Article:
The Call: tense and compelling with a lackluster ending

the call“911, what is your emergency?”

It’s a line you hear repeated time and time again within films in the thriller genre, typically for only the briefest of moments as our hero or heroine desperately tries to escape the sinister figure lurking in the shadows.

More often than not, these anonymous voices are unable to do anything more than provide a precious few lines of dialogue — immensely unhelpful ones at that — before danger catches up to our protagonist and he or she is forced to get themselves out of trouble.

Thanks for nothing, 911.

In most films, this valuable service is merely a quick nod to a character’s common sense before being promptly abandoned in favor of fanciful dose of heroism and courage. This tendency is precisely what makes The Call, despite its many flaws, work. Yes, it is predictable. No, it is not even remotely frightening. But its inversion of the leading role, along with a decent dose of tension and a pair of fine leading ladies, turns an otherwise forgettable and generic ride into an entertaining little thriller that is far more enjoyable than it should be.

Jordan Turner (Halle Berry) is a 911 operator who receives a panicked call from a girl whose house is being broken into. Alone and terrified, the teenager initially manages to hide from the intruder thanks to Jordan’s careful instruction, but a careless mistake allows the man (Michael Eklund) to discover and capture the young woman, who is found dead several days later. The incident shakes Jordan, she quits her job soon after. Six months pass, and she is now a trainer for new operators, but is abruptly thrust back into the fray when another teenage girl named Casey (Abigail Breslin) is captured by the same man. With the caller locked in the killer’s trunk and running out of time, Jordan works with the girl over a disposable phone to plot an escape plan, all the while desperate to prevent the past from repeating itself.

Shaky camerawork, straightforward plotting and a generic villain ensure that Brad Anderson’s low-budget efforts feel more like an episode of CSI than a big-screen thriller, but it’s all so inoffensive that such a fact is easily overlooked. It does have one major downfall, however – the ending. I won’t spoil it for you, but the ending is quite possibly one of the worst I’ve seen this year. Having said that, it’s only March, and I’m sure worse are to come.

Jordan’s position as an operator provides an interesting, albeit dramatized, look into a typically ignored workforce that is nonetheless vital to the safety of many. Berry gives a subtle but realistic performance, and is surprisingly easy to connect with despite her lack of characterization. Her chemistry with Breslin — heartbreakingly realistic in her role as the victim — provides the story with its best moments, where the pair acts as both conspirators and accomplices. The relationship is at once touching and exciting, raising the film above its mediocre plot and Eklund’s relatively spooky, but ultimately cliché, villain to make the product as a whole much more emotional than it has any real right to be.

It’s certainly forgettable, but The Call is saved from inherent blandness by its actors, who lend the affair an unexpected humanity. It’s not a call you’ll likely be making more than once, but the initial dial is one you can punch in confidently. As long as you aren’t expecting too much, you’ll hang up satisfied.

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Cloud Atlas: ambitious and intellectual, but not without fault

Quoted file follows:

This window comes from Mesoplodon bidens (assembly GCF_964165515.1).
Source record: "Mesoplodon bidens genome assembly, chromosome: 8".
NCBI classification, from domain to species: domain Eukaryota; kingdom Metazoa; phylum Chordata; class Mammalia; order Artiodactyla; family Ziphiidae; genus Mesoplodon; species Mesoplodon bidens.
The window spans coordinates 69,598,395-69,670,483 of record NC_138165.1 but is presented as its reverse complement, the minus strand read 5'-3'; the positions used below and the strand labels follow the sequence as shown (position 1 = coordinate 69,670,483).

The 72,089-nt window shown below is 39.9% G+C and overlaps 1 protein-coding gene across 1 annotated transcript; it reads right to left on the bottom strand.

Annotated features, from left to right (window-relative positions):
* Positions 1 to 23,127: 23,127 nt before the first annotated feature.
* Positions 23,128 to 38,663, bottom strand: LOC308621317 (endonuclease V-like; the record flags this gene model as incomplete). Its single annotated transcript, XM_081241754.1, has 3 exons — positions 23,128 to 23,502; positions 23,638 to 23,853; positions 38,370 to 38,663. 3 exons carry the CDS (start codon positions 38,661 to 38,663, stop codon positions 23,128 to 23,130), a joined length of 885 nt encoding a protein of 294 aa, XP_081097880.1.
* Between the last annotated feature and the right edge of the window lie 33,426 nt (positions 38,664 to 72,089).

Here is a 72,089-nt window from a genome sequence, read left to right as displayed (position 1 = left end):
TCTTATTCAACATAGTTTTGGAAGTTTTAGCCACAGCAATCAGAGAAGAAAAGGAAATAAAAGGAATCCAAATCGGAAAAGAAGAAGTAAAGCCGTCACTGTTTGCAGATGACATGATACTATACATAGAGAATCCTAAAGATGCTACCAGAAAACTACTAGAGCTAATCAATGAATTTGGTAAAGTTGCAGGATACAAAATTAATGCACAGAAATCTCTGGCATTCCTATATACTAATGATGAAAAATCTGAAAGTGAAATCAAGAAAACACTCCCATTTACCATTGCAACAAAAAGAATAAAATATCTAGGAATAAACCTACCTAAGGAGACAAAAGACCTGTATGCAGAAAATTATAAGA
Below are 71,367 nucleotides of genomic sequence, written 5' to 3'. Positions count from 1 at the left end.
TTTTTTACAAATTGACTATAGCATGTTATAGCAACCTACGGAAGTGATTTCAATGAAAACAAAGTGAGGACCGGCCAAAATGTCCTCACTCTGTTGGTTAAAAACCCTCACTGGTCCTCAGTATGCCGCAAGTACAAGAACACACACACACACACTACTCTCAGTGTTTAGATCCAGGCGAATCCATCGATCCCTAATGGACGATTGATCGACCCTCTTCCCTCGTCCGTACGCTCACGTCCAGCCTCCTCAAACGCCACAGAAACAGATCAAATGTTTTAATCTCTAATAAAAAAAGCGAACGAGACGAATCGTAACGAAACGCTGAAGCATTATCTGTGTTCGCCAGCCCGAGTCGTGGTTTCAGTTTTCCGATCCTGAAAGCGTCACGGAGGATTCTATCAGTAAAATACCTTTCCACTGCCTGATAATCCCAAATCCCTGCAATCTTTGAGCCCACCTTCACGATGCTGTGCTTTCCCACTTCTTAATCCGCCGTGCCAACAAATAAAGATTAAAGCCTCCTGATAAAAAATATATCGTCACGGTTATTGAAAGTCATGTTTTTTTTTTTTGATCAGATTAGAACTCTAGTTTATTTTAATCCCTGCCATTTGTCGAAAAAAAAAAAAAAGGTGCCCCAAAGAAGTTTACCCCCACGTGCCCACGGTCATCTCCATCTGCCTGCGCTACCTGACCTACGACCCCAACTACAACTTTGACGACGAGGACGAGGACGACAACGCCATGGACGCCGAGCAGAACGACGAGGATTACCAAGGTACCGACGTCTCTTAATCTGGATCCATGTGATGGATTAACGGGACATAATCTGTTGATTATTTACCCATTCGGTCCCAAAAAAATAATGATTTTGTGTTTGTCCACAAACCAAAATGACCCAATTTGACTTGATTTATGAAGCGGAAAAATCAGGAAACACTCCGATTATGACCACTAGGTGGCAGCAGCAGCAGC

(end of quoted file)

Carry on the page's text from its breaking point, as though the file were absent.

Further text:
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“All boundaries are conventions, waiting to be transcended”, declares the  young, bisexual British composer Robert Frobisher (Ben Whishaw) near the end of  Cloud Atlas.  That’s the mission  statement for this zany epic – based on a 2004  novel by David Mitchell – which alternates between six separate stories, set in  different historical periods, about the battle for love and freedom.

Besides Frobisher, the other protagonists include a crusading reporter (Halle  Berry), a bumbling publisher (Jim Broadbent), an oppressed clone (Bae Doona) and  a tribesman (Tom Hanks) from a post-apocalyptic future.  Many actors appear in  multiple roles, with heavy make-up sometimes used to alter their race or  gender.

That is as much as can be nailed down about the movie – to attempt a short and succinct summary of plot would be both pointless and frustrating.

What I can say, is that the film sets out to transcend various boundaries, including the boundary  between blockbuster entertainment and art cinema; it also rejects the notion  that a visionary project should be guided by a single individual.  Three of its  segments were directed by Andy and Lana Wachowski, the siblings who brought us  the Matrix trilogy; the other  three are the work of the German director Tom  Tykwer, best-known for Run Lola Run.

But perhaps the real mastermind of the piece is editor Alexander Berner, who has the unenviable task  of linking all the stories together through sound bridges and match cuts.

  Overall, Cloud Atlas strives to go beyond what has been done before, and occasionally  succeeds.  Though sometimes awkward in practice, the ”colour-blind” casting is  the most radical tactic, a distancing device aimed at upturning our assumptions  about fixed identity.

Does this lumbering machine soar to the skies?  In a word, no. The  performances are often absurdly broad, and it’s unclear how literally we’re  meant to take the notion that different characters are reincarnations of one  another.

But at its best Cloud Atlas has an undeniable charge: it is a film that so boldly  risks incoherence that it requires the viewer, too, to take a leap.

It won’t be for everyone, but truly great movies so rarely are.

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